Screen Shot 2014-07-02 at 2.01.07 PMStokely Carmichael is a Trinidadian born Black American who lived from 1941 to 1998. He contributed greatly to the American Civil Rights movement as a community organizer, philosopher, author, and public speaker. Carmichael became involved with the Student Non-Violent Coordinating Committee [SNCC] as an undergraduate attending Howard University at the age of 19. He later went on to serve as the SNCC chairman in the subsequent years. Stokely Carmichael is also credited with coining the term “Black Power” and he filled that phrase with socio-economic and cultural substance, from his study and practice of community organizing, which birthed a movement.

Stokely expressed his deep devotion to the peoplehood of blacks in the U.S. by endorsing,

“a call for Black People to unite, to recognize their heritage, to build a sense of community… to begin defining their own goals, to lead their own organizations and support these organizations.” 

The previous essay addressed how the body of believers was never meant to think of themselves as a collection of individuals, but as a People. Consider the possibility that what Carmichael was suggesting for the benefit of black America is a great template for continuing our discussion on Messianic Nationalism.

This quote begins with a call for a people to unite. It has already been recounted how the Messiah’s dying prayer was for the unity of his people. The remainder of the quote can be read as elaboration and implications of what it would mean for his people to unite. First of all, he says unity means recognizing their heritage [their roots]. Then, he mentions the building of a sense of community. This might also be described as a shared identity [their seed]. Next, Carmichael says they are to “begin defining their own goals.” They must understand their purpose [their trunk]. It cannot be dictated to them by other groups. And then finally, he mentions the need to “lead their own organizations” and “support” those organizations. This can be taken to mean that a nation of people must have a culture, customs, and traditions which organize, structure, and sustain their life together [their foliage and fruit].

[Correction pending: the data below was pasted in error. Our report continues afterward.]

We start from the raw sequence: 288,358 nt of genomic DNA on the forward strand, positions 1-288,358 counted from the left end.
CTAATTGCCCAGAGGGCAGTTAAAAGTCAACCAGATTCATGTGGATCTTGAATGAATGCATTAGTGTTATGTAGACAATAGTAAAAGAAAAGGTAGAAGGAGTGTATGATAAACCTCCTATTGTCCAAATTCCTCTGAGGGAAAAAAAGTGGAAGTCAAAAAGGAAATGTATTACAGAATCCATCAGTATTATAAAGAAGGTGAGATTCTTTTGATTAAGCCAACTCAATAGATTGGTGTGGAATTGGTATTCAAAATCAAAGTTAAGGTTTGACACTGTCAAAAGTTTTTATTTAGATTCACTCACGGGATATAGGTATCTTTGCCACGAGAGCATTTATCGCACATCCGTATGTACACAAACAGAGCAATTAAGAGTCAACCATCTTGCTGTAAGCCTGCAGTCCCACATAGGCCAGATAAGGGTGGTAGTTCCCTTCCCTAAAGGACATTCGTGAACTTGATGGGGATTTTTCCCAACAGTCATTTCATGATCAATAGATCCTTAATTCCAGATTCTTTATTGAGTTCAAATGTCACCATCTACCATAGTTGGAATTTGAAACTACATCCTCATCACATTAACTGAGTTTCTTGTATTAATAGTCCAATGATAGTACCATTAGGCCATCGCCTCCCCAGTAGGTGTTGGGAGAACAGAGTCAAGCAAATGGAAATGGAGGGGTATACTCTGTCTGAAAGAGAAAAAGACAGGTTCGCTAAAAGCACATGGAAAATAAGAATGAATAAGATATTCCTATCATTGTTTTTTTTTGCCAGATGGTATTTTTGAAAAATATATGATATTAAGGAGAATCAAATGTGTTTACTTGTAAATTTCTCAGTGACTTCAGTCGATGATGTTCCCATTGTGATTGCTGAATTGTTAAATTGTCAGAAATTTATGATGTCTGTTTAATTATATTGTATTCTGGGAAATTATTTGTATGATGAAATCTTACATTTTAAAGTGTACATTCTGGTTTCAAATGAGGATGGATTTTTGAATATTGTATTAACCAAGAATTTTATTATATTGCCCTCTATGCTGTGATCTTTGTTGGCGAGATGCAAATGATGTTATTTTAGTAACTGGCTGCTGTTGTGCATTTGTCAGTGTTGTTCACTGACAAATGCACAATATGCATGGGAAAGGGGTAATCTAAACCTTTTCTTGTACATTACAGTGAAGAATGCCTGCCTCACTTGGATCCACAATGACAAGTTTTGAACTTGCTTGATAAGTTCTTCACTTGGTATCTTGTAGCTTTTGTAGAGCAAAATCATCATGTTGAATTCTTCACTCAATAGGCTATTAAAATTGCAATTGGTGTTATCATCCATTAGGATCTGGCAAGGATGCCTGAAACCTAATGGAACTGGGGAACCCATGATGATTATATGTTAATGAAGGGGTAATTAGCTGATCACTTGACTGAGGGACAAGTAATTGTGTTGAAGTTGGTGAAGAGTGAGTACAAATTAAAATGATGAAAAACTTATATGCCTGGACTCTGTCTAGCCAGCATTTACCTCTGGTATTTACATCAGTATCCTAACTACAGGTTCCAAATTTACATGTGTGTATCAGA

These seem to be necessary elements of peoplehood. Every nation and tribe has had to establish these things for themselves, but to the extent that a group outsources the management of their heritage, identity, purpose, culture, and sustenance to the surrounding society, they cease to be a unified people.

 

We Are Not All Peas in a Pod

By: Janet Mendenhall

I am perplexed by my peas. Purple hull peas are my one selfish endeavor in the Valley View Community Garden. I plant most vegetables in the community garden because I know the neighbors will use them, they are hardy enough for the West Texas heat and are easily identified when ready to harvest. I plant purple hull peas because in my opinion, they are the crowning crop of the garden.